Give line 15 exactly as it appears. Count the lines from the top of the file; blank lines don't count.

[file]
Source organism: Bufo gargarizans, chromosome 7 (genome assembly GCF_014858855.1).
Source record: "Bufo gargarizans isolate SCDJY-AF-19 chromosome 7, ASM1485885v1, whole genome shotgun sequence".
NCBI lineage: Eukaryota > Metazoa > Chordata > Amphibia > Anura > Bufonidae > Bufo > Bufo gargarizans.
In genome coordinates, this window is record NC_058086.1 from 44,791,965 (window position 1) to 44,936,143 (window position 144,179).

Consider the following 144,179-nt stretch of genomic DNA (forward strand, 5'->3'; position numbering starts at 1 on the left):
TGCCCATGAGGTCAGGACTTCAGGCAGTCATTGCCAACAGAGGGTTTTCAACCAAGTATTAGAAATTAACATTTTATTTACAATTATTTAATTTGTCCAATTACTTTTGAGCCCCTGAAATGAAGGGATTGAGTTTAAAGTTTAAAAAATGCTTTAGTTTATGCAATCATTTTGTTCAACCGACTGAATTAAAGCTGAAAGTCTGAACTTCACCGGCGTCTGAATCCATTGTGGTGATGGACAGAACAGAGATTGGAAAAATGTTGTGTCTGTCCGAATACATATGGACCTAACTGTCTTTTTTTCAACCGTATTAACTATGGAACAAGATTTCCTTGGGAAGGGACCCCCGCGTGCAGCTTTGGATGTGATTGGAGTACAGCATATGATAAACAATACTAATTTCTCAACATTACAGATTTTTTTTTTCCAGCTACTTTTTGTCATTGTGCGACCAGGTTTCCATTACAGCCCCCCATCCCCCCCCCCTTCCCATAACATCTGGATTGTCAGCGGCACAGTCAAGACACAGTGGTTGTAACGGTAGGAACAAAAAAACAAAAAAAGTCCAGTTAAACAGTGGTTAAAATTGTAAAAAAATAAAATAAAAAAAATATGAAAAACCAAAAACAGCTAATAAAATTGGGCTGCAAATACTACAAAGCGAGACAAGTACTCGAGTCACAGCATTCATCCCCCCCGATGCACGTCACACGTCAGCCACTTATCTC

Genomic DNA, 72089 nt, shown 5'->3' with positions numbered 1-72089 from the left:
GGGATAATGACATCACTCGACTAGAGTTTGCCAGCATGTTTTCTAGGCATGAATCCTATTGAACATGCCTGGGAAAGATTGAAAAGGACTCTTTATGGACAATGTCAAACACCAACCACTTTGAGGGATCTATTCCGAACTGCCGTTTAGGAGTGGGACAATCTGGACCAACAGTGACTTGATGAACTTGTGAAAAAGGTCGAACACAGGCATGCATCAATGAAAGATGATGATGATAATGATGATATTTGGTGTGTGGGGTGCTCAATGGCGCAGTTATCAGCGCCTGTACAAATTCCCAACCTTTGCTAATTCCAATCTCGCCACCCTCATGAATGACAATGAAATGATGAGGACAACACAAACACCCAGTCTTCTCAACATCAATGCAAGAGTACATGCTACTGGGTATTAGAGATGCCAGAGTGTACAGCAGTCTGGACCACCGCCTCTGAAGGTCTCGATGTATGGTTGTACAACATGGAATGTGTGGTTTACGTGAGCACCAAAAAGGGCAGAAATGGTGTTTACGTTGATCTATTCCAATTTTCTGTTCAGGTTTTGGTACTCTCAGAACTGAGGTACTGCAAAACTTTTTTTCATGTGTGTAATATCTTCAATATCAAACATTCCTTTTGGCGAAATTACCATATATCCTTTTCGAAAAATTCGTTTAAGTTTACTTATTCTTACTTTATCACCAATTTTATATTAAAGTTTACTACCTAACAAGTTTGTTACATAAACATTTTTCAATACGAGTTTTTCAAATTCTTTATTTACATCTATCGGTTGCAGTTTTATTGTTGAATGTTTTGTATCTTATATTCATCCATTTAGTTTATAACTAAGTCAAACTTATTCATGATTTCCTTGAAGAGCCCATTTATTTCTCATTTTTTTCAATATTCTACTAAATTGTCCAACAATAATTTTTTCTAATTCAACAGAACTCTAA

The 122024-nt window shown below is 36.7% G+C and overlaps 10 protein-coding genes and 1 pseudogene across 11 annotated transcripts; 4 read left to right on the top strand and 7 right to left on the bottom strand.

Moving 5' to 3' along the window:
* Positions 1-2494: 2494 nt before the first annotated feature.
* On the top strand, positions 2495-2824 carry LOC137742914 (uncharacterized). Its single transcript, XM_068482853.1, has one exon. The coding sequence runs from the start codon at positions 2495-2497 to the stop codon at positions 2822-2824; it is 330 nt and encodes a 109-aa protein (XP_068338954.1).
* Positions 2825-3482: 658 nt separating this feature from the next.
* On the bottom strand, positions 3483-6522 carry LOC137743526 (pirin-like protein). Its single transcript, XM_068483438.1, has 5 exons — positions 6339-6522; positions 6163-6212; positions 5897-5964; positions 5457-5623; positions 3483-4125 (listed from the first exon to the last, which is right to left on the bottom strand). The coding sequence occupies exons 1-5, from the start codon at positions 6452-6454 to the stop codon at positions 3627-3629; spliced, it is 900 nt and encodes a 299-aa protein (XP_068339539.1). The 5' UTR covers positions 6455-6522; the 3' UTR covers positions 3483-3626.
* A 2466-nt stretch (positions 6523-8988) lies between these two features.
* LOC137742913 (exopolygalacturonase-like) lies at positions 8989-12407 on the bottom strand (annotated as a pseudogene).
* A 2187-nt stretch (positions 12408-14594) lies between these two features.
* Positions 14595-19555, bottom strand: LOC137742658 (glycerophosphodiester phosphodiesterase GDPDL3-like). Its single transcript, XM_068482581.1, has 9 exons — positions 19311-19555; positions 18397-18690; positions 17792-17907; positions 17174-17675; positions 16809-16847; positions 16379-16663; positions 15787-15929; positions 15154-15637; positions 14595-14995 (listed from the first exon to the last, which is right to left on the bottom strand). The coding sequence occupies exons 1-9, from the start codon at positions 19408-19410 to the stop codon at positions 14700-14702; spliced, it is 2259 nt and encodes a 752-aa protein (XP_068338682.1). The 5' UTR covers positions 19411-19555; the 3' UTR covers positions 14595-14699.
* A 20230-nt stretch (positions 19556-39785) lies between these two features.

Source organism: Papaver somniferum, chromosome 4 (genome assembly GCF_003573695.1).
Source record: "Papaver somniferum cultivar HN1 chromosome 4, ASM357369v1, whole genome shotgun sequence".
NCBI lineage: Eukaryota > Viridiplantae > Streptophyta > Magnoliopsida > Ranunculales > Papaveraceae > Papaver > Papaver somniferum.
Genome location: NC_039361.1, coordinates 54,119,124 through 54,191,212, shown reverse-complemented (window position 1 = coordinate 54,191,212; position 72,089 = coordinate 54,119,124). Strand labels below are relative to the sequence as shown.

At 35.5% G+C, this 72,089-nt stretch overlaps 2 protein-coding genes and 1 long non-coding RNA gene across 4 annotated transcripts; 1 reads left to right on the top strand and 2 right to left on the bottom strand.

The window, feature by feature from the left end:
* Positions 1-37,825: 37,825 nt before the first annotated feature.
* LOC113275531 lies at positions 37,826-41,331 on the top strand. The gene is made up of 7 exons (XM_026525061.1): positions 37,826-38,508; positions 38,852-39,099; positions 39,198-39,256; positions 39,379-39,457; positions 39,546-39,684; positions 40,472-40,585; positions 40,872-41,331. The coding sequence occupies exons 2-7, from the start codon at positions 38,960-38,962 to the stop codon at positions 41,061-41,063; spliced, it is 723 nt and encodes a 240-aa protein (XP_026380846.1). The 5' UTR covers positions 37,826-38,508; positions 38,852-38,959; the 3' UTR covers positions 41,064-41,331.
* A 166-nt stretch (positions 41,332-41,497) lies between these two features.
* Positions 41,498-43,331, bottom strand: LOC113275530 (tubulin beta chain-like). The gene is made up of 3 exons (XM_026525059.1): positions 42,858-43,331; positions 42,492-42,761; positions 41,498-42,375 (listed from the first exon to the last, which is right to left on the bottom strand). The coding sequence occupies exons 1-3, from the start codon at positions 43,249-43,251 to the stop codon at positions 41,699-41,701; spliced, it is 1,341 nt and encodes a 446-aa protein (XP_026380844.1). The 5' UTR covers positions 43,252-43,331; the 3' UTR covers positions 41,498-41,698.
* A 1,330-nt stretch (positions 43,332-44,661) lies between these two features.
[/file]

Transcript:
* A 2466-nt stretch (positions 6523-8988) lies between these two features.